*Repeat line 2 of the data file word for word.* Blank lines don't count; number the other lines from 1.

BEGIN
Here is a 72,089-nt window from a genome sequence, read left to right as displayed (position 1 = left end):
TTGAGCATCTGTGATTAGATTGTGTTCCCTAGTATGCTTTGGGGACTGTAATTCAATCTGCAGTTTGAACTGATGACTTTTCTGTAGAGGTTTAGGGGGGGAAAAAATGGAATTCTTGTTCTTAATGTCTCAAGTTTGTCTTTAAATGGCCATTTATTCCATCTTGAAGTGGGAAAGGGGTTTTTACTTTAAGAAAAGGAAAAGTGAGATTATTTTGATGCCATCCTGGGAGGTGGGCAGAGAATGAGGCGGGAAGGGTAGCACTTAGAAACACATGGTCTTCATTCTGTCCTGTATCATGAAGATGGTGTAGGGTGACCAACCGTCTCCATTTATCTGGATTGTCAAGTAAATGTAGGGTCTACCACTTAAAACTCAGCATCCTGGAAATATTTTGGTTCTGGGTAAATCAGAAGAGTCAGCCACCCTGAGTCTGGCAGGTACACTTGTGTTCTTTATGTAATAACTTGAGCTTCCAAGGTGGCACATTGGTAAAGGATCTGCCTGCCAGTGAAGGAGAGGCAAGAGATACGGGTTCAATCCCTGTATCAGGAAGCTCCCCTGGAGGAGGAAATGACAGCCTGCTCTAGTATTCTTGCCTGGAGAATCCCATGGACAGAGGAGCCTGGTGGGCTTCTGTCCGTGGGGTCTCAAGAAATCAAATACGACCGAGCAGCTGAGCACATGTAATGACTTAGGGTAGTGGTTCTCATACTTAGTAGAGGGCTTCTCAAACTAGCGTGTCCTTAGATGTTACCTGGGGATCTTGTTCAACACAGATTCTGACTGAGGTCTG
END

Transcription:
TTGAGCATCTGTGATTAGATTGTGTTCCCTAGTATGCTTTGGGGACTGTAATTCAATCTGCAGTTTGAACTGATGACTTTTCTGTAGAGGTTTAGGGGGGGAAAAAATGGAATTCTTGTTCTTAATGTCTCAAGTTTGTCTTTAAATGGCCATTTATTCCATCTTGAAGTGGGAAAGGGGTTTTTACTTTAAGAAAAGGAAAAGTGAGATTATTTTGATGCCATCCTGGGAGGTGGGCAGAGAATGAGGCGGGAAGGGTAGCACTTAGAAACACATGGTCTTCATTCTGTCCTGTATCATGAAGATGGTGTAGGGTGACCAACCGTCTCCATTTATCTGGATTGTCAAGTAAATGTAGGGTCTACCACTTAAAACTCAGCATCCTGGAAATATTTTGGTTCTGGGTAAATCAGAAGAGTCAGCCACCCTGAGTCTGGCAGGTACACTTGTGTTCTTTATGTAATAACTTGAGCTTCCAAGGTGGCACATTGGTAAAGGATCTGCCTGCCAGTGAAGGAGAGGCAAGAGATACGGGTTCAATCCCTGTATCAGGAAGCTCCCCTGGAGGAGGAAATGACAGCCTGCTCTAGTATTCTTGCCTGGAGAATCCCATGGACAGAGGAGCCTGGTGGGCTTCTGTCCGTGGGGTCTCAAGAAATCAAATACGACCGAGCAGCTGAGCACATGTAATGACTTAGGGTAGTGGTTCTCATACTTAGTAGAGGGCTTCTCAAACTAGCGTGTCCTTAGATGTTACCTGGGGATCTTGTTCAACACAGATTCTGACTGAGGTCTG